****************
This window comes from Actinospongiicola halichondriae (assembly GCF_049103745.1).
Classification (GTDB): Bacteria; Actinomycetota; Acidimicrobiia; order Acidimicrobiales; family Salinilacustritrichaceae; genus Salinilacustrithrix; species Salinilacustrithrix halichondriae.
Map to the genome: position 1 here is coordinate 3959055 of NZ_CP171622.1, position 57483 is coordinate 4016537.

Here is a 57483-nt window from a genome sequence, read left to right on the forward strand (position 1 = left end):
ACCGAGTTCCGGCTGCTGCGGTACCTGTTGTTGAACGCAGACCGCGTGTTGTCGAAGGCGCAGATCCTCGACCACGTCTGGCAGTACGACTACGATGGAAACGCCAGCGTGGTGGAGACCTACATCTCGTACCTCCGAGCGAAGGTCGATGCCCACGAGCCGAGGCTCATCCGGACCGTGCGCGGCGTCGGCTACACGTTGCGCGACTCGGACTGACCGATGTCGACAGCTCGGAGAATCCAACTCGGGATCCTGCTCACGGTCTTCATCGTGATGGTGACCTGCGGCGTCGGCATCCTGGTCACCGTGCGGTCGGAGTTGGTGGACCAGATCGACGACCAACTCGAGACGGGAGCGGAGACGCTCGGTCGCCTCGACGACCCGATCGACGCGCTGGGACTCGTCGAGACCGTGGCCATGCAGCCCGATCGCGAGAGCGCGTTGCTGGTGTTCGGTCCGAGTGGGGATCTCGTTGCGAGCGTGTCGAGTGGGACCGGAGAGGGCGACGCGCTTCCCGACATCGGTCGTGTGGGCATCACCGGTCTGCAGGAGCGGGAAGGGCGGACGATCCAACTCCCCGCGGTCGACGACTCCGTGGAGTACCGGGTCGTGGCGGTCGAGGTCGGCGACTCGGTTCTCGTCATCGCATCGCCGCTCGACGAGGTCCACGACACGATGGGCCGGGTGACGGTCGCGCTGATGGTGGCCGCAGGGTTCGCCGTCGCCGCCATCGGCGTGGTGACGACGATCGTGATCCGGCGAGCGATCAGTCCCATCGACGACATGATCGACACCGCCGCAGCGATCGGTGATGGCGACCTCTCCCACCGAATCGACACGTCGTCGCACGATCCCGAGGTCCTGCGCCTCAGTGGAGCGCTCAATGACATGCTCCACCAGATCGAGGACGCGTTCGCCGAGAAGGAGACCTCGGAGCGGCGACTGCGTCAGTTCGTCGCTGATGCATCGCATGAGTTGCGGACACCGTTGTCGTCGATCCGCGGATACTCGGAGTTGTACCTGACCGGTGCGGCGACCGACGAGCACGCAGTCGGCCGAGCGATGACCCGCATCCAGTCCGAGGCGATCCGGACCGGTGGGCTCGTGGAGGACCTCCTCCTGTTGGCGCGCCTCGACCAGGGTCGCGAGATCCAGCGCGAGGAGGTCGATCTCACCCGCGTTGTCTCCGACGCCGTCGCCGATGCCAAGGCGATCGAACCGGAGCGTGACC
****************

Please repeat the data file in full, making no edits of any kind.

This window comes from Actinospongiicola halichondriae (assembly GCF_049103745.1).
Classification (GTDB): Bacteria; Actinomycetota; Acidimicrobiia; order Acidimicrobiales; family Salinilacustritrichaceae; genus Salinilacustrithrix; species Salinilacustrithrix halichondriae.
Map to the genome: position 1 here is coordinate 3959055 of NZ_CP171622.1, position 57483 is coordinate 4016537.

Here is a 57483-nt window from a genome sequence, read left to right on the forward strand (position 1 = left end):
ACCGAGTTCCGGCTGCTGCGGTACCTGTTGTTGAACGCAGACCGCGTGTTGTCGAAGGCGCAGATCCTCGACCACGTCTGGCAGTACGACTACGATGGAAACGCCAGCGTGGTGGAGACCTACATCTCGTACCTCCGAGCGAAGGTCGATGCCCACGAGCCGAGGCTCATCCGGACCGTGCGCGGCGTCGGCTACACGTTGCGCGACTCGGACTGACCGATGTCGACAGCTCGGAGAATCCAACTCGGGATCCTGCTCACGGTCTTCATCGTGATGGTGACCTGCGGCGTCGGCATCCTGGTCACCGTGCGGTCGGAGTTGGTGGACCAGATCGACGACCAACTCGAGACGGGAGCGGAGACGCTCGGTCGCCTCGACGACCCGATCGACGCGCTGGGACTCGTCGAGACCGTGGCCATGCAGCCCGATCGCGAGAGCGCGTTGCTGGTGTTCGGTCCGAGTGGGGATCTCGTTGCGAGCGTGTCGAGTGGGACCGGAGAGGGCGACGCGCTTCCCGACATCGGTCGTGTGGGCATCACCGGTCTGCAGGAGCGGGAAGGGCGGACGATCCAACTCCCCGCGGTCGACGACTCCGTGGAGTACCGGGTCGTGGCGGTCGAGGTCGGCGACTCGGTTCTCGTCATCGCATCGCCGCTCGACGAGGTCCACGACACGATGGGCCGGGTGACGGTCGCGCTGATGGTGGCCGCAGGGTTCGCCGTCGCCGCCATCGGCGTGGTGACGACGATCGTGATCCGGCGAGCGATCAGTCCCATCGACGACATGATCGACACCGCCGCAGCGATCGGTGATGGCGACCTCTCCCACCGAATCGACACGTCGTCGCACGATCCCGAGGTCCTGCGCCTCAGTGGAGCGCTCAATGACATGCTCCACCAGATCGAGGACGCGTTCGCCGAGAAGGAGACCTCGGAGCGGCGACTGCGTCAGTTCGTCGCTGATGCATCGCATGAGTTGCGGACACCGTTGTCGTCGATCCGCGGATACTCGGAGTTGTACCTGACCGGTGCGGCGACCGACGAGCACGCAGTCGGCCGAGCGATGACCCGCATCCAGTCCGAGGCGATCCGGACCGGTGGGCTCGTGGAGGACCTCCTCCTGTTGGCGCGCCTCGACCAGGGTCGCGAGATCCAGCGCGAGGAGGTCGATCTCACCCGCGTTGTCTCCGACGCCGTCGCCGATGCCAAGGCGATCGAACCGGAGCGTGACC